How to specify, size and connect wire

You cannot just use any size and type of wire to connect automation hardware on machines.

By Dave Perkon, technical editor

It's not okay to grab the nearest roll of wire off the shelf and begin to wire a control panel or machine. There are many requirements to follow, including ampacity, color and many other characteristics. Much of the requirements have to do with control circuit conductor protection, against both overcurrent and short circuit, and the type of wires used inside and outside of a control enclosure. When specifying wire and connectors, it is best to take a step back to the basics and start with the standards that must be followed.

The National Fire Protection Association (NFPA) has a lot to say about codes and standards related to electrical and fire safety. NFPA 70: National Electrical Code (NEC) details the requirements for safe electrical design and installation, and it explains how to protect people and property from electrical hazards. If you are designing control systems, you should probably have a heavy, hardbound copy of this standard front and center on your desk.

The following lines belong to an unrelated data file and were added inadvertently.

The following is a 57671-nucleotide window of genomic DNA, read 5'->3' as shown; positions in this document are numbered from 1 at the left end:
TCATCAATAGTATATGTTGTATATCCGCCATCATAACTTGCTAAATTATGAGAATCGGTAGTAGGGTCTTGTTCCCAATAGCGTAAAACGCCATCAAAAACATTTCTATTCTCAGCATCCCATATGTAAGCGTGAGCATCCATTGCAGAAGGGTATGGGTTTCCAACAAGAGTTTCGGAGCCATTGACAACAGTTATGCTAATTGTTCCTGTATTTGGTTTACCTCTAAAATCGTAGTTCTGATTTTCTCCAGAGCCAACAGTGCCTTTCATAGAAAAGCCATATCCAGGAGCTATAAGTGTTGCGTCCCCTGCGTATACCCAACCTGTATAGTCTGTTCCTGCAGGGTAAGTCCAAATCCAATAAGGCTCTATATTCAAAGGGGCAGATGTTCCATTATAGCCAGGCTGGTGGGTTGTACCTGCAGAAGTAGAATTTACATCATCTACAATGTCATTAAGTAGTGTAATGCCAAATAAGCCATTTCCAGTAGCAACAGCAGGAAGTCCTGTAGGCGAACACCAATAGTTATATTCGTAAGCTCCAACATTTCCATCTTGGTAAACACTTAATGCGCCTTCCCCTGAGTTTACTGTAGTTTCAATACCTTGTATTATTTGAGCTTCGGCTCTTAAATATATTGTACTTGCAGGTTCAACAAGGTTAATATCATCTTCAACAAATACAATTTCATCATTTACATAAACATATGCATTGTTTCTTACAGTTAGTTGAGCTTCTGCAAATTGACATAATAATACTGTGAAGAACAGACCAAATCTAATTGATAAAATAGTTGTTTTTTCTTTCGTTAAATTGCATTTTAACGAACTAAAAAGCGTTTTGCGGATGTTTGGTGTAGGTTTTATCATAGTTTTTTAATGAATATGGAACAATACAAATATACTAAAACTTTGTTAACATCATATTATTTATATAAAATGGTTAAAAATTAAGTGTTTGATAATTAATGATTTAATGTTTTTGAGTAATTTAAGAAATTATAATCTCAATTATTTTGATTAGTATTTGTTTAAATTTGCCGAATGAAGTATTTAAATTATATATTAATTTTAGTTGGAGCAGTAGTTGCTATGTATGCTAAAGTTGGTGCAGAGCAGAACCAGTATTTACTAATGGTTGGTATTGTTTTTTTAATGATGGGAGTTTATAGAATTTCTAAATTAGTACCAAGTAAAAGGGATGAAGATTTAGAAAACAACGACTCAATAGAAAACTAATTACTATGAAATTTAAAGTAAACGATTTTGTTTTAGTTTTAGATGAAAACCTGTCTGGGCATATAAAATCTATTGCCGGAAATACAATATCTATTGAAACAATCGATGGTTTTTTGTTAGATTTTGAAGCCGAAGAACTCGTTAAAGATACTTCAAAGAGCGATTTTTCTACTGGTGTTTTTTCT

More importantly, any electrical designer, machinery manufacturer, installer or others working with industrial equipment must have a copy of NFPA 79: Electrical Standard for Industrial Machinery. NFPA 79 provides safeguards for industrial machinery and protects operators, equipment and facilities from electrical hazards. It also addresses requirements to keep machinery from burning down the factory. All industrial machine wiring, 600 V or less, from the control enclosure's main disconnect to the field devices on the machine, are included in this standard.

Other than a few exceptions, electrical conductors must be protected from overcurrent based on the conductor ampacity.